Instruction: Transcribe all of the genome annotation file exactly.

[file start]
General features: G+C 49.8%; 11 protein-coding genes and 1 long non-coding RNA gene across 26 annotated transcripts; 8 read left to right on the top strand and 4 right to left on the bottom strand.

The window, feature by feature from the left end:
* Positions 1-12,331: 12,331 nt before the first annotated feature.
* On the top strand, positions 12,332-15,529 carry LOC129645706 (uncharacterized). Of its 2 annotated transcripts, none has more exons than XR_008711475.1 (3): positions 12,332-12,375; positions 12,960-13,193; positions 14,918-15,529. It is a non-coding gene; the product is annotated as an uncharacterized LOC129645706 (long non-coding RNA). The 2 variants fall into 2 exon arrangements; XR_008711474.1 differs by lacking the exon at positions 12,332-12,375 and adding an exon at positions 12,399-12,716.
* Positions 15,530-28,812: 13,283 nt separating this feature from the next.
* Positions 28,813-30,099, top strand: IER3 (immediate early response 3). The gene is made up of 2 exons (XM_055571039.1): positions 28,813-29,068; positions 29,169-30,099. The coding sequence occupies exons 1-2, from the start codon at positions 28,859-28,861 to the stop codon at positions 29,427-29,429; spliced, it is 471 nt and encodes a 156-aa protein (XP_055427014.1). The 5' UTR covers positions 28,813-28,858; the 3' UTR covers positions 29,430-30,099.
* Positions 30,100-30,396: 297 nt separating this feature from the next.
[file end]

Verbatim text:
General features: G+C 49.8%; 11 protein-coding genes and 1 long non-coding RNA gene across 26 annotated transcripts; 8 read left to right on the top strand and 4 right to left on the bottom strand.

The window, feature by feature from the left end:
* Positions 1-12,331: 12,331 nt before the first annotated feature.
* On the top strand, positions 12,332-15,529 carry LOC129645706 (uncharacterized). Of its 2 annotated transcripts, none has more exons than XR_008711475.1 (3): positions 12,332-12,375; positions 12,960-13,193; positions 14,918-15,529. It is a non-coding gene; the product is annotated as an uncharacterized LOC129645706 (long non-coding RNA). The 2 variants fall into 2 exon arrangements; XR_008711474.1 differs by lacking the exon at positions 12,332-12,375 and adding an exon at positions 12,399-12,716.
* Positions 15,530-28,812: 13,283 nt separating this feature from the next.
* Positions 28,813-30,099, top strand: IER3 (immediate early response 3). The gene is made up of 2 exons (XM_055571039.1): positions 28,813-29,068; positions 29,169-30,099. The coding sequence occupies exons 1-2, from the start codon at positions 28,859-28,861 to the stop codon at positions 29,427-29,429; spliced, it is 471 nt and encodes a 156-aa protein (XP_055427014.1). The 5' UTR covers positions 28,813-28,858; the 3' UTR covers positions 29,430-30,099.
* Positions 30,100-30,396: 297 nt separating this feature from the next.